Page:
Domaine Pavelot, Pernand Vergelesses, by Gary Roshke
From the main road that runs down past the villages of La Côte, as it is referred to locally, from south of Dijon down through Beaune and beyond, Pernand-Vergelesses is tucked away on the west side, the back side, of the dominating Grand Cru hillside of Corton, and easily missed if you don’t get off the main road at Aloxe Corton. Located at the confluence of two valleys that run up into the Hautes Côtes, cooler air flows down through these channels toward the plains, and provides a moderating influence on the surrounding vineyards. South of the village, closer to Beaune, the terrain opens up and the vineyards have a fantastic, undisturbed, southeast facing exposition, and this is where you will find the most prized vineyards of this village such as the highly regarded, Premier Cru Île des Vergelesses.
The Pavelot family name is woven into the history of Pernand-Vergelesses and the land registries dating back to the 17th century and beyond. At present, brother/sister team of Luc and Lise Pavelot manage the winery, which has evolved considerably since Luc assumed his lead at the domaine in the early 1990s. Lise came on a few years later. During this time, they have doubled the surface are under vine, and today are edging close to 10 hectares, including all four appellation classes, in both red and white. A rarity to find such breadth in Burgundy under any single roof!
This topography is important in helping to better understand the wines of the village. The whites maintain a racy, dynamic edge, with a leaner profile than one typically encounters further south in Meursault, for example. The reds likewise, often maintain a cool, red-fruit profile, with suggestions of sous-bois or forest floor, and demand a few years in bottle in order to really flourish and show off the best that they have to offer. Recent warmer vintages however, like 2017 and 2018, if they are indicative of what climate change might bring to this region, might be the beginning of a succession of great vintages for this often under the radar village with fruit reaching greater levels of maturity, and the resulting wines tending toward greater fullness and plusher, more satisfying palate profiles.
Evolution in the winemaking and raising of the wines has been equally as noteworthy; the introduction of sorting tables for one, rather widespread now in Burgundy, underscores a much more careful selection of fruit that begins in the vineyards at harvest and then continues on the vibrating sorting table before anything goes into vat or tank; introduction of larger format barrels, for the whites but equally noteworthy for the reds, helping to accentuate the focus on fruit not wood, and offering more energy, precision and purity to the wines, most notably in their youth. And then, the most significant transformation being the philosophical redirection toward organic production and obtaining their certification in 2009. There is nothing unique here other than the desire to exercise a greater degree of respect for the raw materials, in this case the land, friends and family who work on that land, which led Luc back in the early 1990s to stop all herbicide treatments and to further his commitment to a sain or healthful way of working and eventually, to obtain organic certification.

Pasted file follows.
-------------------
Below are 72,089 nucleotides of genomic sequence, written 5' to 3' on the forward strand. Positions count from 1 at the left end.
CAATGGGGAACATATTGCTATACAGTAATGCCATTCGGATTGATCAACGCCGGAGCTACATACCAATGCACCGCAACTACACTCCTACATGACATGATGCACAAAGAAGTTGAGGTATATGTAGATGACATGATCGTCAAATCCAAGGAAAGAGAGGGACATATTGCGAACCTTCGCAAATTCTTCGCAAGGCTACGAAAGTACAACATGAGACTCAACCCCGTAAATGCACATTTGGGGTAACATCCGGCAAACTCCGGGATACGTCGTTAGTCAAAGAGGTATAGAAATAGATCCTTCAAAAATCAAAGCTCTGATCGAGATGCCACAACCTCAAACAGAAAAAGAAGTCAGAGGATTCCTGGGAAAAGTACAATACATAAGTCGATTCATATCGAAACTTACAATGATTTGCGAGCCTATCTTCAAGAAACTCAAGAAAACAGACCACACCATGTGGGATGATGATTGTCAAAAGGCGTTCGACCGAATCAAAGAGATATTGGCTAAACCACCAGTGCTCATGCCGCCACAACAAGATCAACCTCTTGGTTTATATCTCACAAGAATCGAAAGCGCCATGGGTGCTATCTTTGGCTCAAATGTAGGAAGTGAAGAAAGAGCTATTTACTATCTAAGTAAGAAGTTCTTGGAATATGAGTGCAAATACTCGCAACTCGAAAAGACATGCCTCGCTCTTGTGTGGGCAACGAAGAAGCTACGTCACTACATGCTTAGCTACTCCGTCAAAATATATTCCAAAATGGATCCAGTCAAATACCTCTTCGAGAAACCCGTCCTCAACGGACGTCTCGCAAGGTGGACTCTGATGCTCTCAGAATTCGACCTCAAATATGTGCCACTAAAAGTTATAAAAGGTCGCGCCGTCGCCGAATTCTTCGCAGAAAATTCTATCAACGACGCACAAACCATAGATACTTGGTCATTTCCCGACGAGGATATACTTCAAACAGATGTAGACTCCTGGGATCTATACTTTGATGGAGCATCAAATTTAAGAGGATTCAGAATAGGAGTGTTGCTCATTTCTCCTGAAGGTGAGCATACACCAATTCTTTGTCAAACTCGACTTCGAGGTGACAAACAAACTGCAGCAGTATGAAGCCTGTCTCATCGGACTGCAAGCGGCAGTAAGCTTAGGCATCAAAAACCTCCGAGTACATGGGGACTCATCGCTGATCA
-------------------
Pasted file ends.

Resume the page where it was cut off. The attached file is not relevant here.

One thing which has not changed however, through the generations, are the wicker panniers still used during harvest, and pictured on their label. While most of the wineries in the region have gone on to employ small plastic bins for harvesting their fruit, Domaine Pavelot has remained true to this regional tradition, much to the chagrin of those who are charged to haul these double barrelled baskets, over shoulder, often weighing up to 45 kg, down the hillsides to the reception vehicles. In spite of this one strong connection to those who came before, the Pavelot wines have evolved and today offer quality and value in a region where rising prices make appreciating fine Burgundy wines a more and more expensive proposition.